October 26, 2014

Ginger biscuits and tea - I can't live without




Libelle Lekker, a Flemish food magazine, is looking for the best foodblog of Flanders. The competition has several challenges and when successfully completed a challenge you get to move on to the next round. My pumpkin waterzooi post from last week was the first round and challenge, and this week Chef Patissier Wim Ballieu gave us a dessert baking challenge. He is looking for passion in baking, he wants me to put a smile on his face.
Now I have covered already a few times on this blog how I don’t bake, simply because there are far more superior bakers that sell their goods for me to enjoy without all the clean up. On top of that, the challenge came in less than 24 hours before me getting on a plane to Moscow for the week. Talk about a challenge!! Let the Great Flemish Bake Off begin! (where is Mary Berry or Paul Hollywood when you need them?)
In between errands, running from one appointment to the next and participating in a food styling workshop, I managed to brainstorm, make a quick SOS call to my mom (of course) and a few experienced baking friends. A quick search online and an idea took shape: a Russian tea party with a pavlova of pear and poppy seeds. Switch on the samovar and get to it. Anna Pavlova, a Russian ballerina in the 20ties fascinated by sweets and the clouds was made immortel by an Australian or New Zealander (the origin is not known for sure) when he dedicated this dessert to her while she was on tour downunder. It is a baked meringue base with cream and fruit. Easy enough! So where may you ask is this beautiful pavlova, … it is safely locked into my imagination but it tastes great.

As I was breaking eggs at 8pm, it dawned on me that this was never going to work in this short time frame. Already late for dinner with friends from out of town (again so sorry), I caved and sighed: "better luck next year".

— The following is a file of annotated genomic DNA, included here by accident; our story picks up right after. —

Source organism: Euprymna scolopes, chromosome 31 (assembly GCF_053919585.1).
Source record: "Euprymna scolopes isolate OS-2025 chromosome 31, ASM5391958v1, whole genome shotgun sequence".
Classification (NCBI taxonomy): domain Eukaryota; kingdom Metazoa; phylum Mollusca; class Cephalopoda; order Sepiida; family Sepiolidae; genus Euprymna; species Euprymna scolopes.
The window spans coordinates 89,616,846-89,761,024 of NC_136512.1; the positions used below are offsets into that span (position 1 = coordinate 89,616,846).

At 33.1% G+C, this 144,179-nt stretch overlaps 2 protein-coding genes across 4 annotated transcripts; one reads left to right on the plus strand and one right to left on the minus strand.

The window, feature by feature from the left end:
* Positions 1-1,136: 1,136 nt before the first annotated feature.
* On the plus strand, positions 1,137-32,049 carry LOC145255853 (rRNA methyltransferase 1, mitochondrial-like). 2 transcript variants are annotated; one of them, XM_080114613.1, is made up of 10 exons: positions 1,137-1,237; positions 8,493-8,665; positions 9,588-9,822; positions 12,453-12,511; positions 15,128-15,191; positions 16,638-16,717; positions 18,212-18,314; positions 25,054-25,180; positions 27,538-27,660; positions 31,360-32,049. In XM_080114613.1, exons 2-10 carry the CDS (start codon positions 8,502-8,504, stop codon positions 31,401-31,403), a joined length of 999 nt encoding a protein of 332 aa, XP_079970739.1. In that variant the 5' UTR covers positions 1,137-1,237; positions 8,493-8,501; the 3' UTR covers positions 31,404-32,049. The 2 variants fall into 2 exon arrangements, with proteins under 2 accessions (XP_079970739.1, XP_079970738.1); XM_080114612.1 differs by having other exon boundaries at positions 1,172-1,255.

After a great meal out ( my 1st pheasant of the season), at 1 in the morning, back in my kitchen cleaning up eggshell from the kitchen counter, I sat down and made myself a cup of tea. Exhausted and deflated about failing this challenge, thinking of my trip to Moscow in a few hours, my thoughts went to  Chef Wim and his passion for baking. While I reached for my biscuit tin and dunked a biscuit in my lemongrass tea, I savoured my favourite biscuit: ginger biscuits. YUM. A daily staple for me. A biscuit always accompanies my evening tea.

As I continue packing my suitcase I pondered; do I ve passion for baking? well … I DO ve passion for baking, just not the making of it. But the eating of it? Absolutely! Not a day goes by without me treating myself to something sweet. If the challenge was: where in Brussels can you find the best eclairs I would know. What are the flavours of the Laduree macarons? I would be able to list them in alphabetical order. I could tell you about making a quick midday run for Lillicup cupcakes and how the entire office went totally silent when we all bit into our favourite one. I could talk endless about my 1st sweet memory as a young toddler eating pain a la greque at the baker’s atelier of Villa Lorraine and how I stuffed a few in my pocket when dad wasn’t looking. And how Sunday afternoons we always had pie or cake at home or what cake I blew my birthday candles out on. 
Marcel Proust agrees with me, as he wrote all about his favourite madeleine. Come to think of it, that’s like the 1st ever food post … so avant la lettre MP, so much passion. 
So as far as the passion for desserts goes, Wim, I got it, in aboundunce , the eating part.

I zipped up my suitcase and reached for a second and the last ginger biscuit (why not) and dingdong… hallelujah  … silly me … I just made these last weekend. Frantically I leaped to my fruit bowl and YES I ve ginger… let’s bake (because I ate them all by now)


Thank the universe, Sunday we turned back the clocks and gained an hour. So after 3 hours of sleep I patiently (not really) waited for daybreak, armed with my camera and sipping my 1st cup of tea of the day (a lavender white tea), I laughed out loud: how crazy is this! Can a cookie win me a challenge? No time to second guess, it is what it is.

All packed and ready to run out the door when the taxi buzzed, I shot my ginger biscuits at daybreak about 300 times (not the best light but the only light), keeping fingers and toes crossed a few pics will turn out good enough. Wim asked us to mind the styling too. Sleep deprived and frankly stressed out, I kept things simple, and stayed true to my aesthetic.

This is me: sitting at my kitchen counter, drinking tea, caught with my hand in the biscuit tin.

Need:
75gr butter
75gr brown sugar
75gr molasses
1 egg
256gr flower
1 tablespoon of grated fresh ginger
1/2 teaspoon cinnamon
1/2 teaspoon baking soda (optional)
pinch of salt

Go: 
1. in a bowl add soften butter, sugar, molasses and the egg, use a mixer for about 2 minutes.